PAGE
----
The noble Lord said that there were many aspirations but not many achievements. That is an unfortunate description of what happened. The very fact that this meeting took place at all is a splendid illustration of the great and important changes which have recently come about in the world. It would have been quite unthinkable 20 or 30 years ago for all the heads of government of the various members of the UN Security Council to sit down together. That is what they are now doing. They are sitting down together with Russia, legally the continuing state of the former Soviet Union; they have given a remit to the Secretary-General of the United Nations to come back in six months' time with suggestions as to ways in which the UN can play an even more significant role in world affairs. Obviously that is not a matter for self-congratulation, and I do not think that the Prime Minister was indulging in that for one moment. But it is certainly significant that for the first time the heads of government should be sitting down together and asking themselves and the Secretary-General what can be done now to give a new impulse to the work of the United Nations. The fact that that is happening is something for which we all ought to be very thankful.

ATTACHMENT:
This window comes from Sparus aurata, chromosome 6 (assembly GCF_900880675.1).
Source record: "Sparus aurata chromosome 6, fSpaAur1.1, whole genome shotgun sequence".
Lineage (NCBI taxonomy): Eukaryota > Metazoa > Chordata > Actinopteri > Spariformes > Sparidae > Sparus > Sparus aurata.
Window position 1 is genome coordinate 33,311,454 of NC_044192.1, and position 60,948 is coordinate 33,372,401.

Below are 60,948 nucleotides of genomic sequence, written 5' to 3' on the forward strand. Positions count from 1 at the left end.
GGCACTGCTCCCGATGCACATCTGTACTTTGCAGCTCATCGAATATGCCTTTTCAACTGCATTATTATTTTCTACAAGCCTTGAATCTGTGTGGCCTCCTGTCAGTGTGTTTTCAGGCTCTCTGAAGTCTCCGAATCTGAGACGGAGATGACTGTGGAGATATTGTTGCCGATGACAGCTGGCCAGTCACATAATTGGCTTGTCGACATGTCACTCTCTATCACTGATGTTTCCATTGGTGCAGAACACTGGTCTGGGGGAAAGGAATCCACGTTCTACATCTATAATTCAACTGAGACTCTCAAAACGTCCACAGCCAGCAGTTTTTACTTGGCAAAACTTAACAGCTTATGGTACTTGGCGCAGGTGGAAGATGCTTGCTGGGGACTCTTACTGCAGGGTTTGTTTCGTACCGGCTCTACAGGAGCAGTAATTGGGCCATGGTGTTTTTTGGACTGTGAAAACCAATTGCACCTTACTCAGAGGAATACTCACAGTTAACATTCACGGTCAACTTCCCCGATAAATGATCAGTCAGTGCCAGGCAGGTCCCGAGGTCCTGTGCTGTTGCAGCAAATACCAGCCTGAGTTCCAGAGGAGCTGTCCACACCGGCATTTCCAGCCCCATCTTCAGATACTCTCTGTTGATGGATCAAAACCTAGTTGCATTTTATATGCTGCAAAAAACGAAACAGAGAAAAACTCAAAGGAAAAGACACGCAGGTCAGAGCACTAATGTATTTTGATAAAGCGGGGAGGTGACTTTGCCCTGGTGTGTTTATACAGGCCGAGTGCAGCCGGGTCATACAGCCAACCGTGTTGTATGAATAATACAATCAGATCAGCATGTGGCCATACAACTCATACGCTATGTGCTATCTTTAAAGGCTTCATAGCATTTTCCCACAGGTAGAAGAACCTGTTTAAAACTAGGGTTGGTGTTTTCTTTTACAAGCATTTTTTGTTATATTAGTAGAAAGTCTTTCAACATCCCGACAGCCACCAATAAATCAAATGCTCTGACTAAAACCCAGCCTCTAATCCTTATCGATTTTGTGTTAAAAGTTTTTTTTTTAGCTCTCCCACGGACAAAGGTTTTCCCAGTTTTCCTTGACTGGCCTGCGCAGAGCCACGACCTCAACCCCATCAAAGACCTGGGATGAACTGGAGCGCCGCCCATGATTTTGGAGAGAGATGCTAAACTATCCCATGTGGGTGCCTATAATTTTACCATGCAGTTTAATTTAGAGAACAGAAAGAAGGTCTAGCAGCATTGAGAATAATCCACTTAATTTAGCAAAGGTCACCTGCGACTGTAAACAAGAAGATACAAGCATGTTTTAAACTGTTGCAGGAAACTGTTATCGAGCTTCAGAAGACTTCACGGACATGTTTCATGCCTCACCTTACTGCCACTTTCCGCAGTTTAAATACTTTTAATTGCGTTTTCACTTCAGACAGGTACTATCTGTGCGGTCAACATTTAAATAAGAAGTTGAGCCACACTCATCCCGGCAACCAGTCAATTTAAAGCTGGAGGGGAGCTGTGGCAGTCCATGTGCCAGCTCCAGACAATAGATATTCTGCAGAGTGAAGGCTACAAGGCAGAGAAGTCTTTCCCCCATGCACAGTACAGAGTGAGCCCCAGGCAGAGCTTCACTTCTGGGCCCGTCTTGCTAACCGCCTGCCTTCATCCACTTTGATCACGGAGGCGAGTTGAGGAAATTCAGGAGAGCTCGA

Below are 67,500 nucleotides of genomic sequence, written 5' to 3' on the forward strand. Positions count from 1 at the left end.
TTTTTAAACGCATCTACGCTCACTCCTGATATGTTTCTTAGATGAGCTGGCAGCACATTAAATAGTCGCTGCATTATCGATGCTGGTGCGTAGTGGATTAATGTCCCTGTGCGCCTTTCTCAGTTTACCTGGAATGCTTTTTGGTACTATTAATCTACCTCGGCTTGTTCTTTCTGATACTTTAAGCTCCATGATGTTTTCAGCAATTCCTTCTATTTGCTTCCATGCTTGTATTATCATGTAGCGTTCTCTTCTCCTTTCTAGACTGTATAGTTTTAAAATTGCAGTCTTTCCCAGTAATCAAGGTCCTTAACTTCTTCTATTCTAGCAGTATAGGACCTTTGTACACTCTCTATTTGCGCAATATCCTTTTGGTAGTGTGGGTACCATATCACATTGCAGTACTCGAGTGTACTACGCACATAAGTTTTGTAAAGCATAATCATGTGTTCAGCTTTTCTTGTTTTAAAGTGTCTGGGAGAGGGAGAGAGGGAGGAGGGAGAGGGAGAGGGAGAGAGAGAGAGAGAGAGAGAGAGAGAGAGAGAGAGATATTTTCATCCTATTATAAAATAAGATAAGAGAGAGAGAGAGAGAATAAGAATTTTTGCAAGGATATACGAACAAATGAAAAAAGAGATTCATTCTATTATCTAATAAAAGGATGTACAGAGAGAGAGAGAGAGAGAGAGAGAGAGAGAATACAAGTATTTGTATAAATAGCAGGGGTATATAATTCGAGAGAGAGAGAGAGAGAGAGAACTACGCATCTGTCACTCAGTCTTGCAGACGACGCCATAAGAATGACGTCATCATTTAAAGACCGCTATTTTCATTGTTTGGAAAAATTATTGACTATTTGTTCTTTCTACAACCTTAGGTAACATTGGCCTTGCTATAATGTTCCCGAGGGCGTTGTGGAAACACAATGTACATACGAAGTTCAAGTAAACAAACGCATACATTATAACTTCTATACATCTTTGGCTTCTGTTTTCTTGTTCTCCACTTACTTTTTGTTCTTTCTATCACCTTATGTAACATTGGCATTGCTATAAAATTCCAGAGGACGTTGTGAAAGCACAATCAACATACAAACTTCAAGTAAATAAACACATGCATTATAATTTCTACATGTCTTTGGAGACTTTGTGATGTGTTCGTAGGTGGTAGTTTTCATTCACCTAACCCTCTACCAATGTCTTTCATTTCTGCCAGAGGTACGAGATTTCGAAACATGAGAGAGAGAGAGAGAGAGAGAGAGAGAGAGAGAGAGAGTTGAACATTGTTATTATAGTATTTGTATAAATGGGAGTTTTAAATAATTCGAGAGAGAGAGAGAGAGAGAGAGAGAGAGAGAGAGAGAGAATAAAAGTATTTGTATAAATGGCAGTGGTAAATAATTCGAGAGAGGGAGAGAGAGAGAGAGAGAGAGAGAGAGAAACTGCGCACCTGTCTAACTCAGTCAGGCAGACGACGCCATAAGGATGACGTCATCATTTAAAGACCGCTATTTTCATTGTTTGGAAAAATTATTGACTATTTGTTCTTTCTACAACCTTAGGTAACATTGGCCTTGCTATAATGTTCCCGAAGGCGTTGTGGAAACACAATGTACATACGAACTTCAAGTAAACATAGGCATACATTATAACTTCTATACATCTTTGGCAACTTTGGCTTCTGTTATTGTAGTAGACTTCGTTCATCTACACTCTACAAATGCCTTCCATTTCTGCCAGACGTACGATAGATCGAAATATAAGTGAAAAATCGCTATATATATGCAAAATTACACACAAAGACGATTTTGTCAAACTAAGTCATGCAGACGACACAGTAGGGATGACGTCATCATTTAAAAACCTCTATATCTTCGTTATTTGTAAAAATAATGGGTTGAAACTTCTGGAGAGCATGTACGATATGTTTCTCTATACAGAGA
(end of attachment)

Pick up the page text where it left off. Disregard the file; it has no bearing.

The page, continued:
3.59 p.m.

Lord Boyd-Carpenter

My Lords, can my noble friend expand a little on what was said about the disposal of nuclear equipment and arms by the Soviet Union? What assurances have been given that that very important and dangerous material would not be transferred to Middle Eastern and other difficult countries? Has an undertaking been given as to its disposal? Perhaps I may add how proud many of us feel about the way our Prime Minister conducted these proceedings.